Child and Youth Legal Centre—Advocacy for Children

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A new project that gives BC’s children a voice in court could help judges dealing with difficult family law cases.

The Child and Youth Legal Centre opened its doors last October and provides legal representation, free to those who qualify, for young people who are experiencing problems related to family law, child protection, human rights and many other legal issues.

Run by the Society for Children and Youth of BC, the Child and Youth Legal Centre has two full-time lawyers and is developing a province-wide roster of lawyers, all of whom can represent children where their voices might otherwise not be heard. In this eNews Suzette Narbonne, one of the Centre’s lawyers, describes the centre’s background and work.

Ms. Narbonne writes:

“The work of the Centre is informed by the United Nations Convention on the Rights of the Child (UNCRC), the world’s most ratified human rights treaty, which affirms that a child who is capable of forming his or her own views must be assured “the right to express those views freely in all matters affecting the child” (Article 12, UNCRC). In order to ensure this right, Article 12 mandates that the child shall “be provided the opportunity to be heard in any judicial and administrative proceedings affecting the child” either directly or through a representative.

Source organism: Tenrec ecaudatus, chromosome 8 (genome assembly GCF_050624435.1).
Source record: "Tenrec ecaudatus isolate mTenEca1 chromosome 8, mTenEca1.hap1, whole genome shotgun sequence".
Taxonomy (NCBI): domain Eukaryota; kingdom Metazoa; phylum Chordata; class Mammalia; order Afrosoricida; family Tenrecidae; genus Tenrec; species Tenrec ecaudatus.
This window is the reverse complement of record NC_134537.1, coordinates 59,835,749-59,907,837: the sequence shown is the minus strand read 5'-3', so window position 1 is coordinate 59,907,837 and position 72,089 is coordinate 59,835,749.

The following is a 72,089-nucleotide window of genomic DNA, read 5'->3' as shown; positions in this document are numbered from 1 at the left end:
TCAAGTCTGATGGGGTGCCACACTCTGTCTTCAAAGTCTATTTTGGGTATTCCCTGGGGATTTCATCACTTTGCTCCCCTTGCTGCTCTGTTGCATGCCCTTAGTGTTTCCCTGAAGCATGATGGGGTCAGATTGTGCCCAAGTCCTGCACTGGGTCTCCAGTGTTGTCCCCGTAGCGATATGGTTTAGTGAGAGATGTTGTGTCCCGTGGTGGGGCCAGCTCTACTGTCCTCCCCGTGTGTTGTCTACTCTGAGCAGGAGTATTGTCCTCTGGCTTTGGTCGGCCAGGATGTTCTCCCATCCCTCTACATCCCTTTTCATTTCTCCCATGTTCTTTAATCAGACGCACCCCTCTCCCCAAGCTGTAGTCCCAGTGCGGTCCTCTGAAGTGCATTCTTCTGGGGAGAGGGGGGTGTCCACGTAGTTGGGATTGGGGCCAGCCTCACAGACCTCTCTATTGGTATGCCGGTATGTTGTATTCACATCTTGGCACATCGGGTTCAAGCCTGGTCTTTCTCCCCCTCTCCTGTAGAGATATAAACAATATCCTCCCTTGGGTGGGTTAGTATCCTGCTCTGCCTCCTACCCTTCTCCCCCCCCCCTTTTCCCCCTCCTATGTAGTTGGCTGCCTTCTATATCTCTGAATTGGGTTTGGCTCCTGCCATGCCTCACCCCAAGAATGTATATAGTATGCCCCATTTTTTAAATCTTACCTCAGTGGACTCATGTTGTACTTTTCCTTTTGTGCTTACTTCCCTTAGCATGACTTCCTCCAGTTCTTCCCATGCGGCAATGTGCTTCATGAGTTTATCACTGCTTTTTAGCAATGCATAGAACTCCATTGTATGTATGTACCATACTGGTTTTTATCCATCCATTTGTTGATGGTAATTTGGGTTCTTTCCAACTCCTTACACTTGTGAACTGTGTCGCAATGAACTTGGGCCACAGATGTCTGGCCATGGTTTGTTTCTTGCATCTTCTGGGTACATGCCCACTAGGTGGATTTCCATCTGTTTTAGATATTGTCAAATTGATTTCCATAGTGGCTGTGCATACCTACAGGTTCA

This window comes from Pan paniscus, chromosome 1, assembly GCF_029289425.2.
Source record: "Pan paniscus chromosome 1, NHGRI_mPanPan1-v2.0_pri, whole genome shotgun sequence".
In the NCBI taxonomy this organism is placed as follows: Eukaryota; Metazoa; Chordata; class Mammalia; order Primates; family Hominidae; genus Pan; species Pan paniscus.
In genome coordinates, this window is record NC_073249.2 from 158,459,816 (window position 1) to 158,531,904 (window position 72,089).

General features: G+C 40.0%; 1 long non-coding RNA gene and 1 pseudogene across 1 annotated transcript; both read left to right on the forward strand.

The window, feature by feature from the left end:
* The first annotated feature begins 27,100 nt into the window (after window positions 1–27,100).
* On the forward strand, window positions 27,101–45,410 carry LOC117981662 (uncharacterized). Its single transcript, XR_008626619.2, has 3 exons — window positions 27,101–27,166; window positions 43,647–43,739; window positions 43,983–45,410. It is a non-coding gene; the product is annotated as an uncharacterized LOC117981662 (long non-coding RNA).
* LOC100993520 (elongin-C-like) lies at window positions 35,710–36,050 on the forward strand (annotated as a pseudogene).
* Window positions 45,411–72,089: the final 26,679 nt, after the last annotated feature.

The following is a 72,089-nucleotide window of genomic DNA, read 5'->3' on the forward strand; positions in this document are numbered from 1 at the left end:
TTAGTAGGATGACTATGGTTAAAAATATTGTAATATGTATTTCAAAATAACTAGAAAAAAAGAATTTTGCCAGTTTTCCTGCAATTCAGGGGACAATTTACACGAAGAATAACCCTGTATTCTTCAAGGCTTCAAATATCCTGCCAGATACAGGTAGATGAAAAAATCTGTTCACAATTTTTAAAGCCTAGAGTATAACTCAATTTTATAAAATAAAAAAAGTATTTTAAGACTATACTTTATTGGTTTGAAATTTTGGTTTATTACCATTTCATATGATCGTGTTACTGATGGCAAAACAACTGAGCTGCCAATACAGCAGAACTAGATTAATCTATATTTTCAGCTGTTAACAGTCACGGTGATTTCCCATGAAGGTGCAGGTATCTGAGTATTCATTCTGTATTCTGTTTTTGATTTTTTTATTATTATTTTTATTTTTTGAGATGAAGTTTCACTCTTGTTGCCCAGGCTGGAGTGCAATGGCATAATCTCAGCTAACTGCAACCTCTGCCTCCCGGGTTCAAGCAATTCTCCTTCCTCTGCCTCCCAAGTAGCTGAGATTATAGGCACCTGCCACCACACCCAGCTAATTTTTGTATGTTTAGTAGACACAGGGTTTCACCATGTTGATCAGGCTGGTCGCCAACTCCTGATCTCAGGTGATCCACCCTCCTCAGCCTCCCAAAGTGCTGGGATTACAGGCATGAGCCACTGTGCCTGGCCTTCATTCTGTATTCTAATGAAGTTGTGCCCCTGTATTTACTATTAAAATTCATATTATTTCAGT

How does the Centre become involved in a case?

If you are involved in a case where a child’s interests need better representation, there are a number of ways you can connect the child with the Centre. Children and young people may contact us directly. Referrals can come from lawyers, social workers, court workers, teachers, or even directly from the Court.

The Centre may assist the child without formal representation in court or may ask for a court order to provide full, formal court representation. The level of representation will depend on what the child needs in order to ensure that their voice is heard and considered.

How does a lawyer get appointed under the Family Law Act?

Where it is in the best interests of a child to be represented in family court proceedings, any party to the proceeding can apply under s. 203 of the Family Law Act for a lawyer to represent the interests of the child. If the court finds the test in s. 203 has been met and that it is in the child’s best interests, the court may appoint a lawyer for that child.

What does the lawyer do?

The lawyer meets with the child to hear their views and preferences. The first interview with the child will usually be direct contact, with the meetings in person whenever possible. Where that isn’t possible, a Skype call is set up. Only where neither of those is a real option will the meeting with the child be by telephone. The relationship is a traditional solicitor client one; anything the young person tells the lawyer is privileged.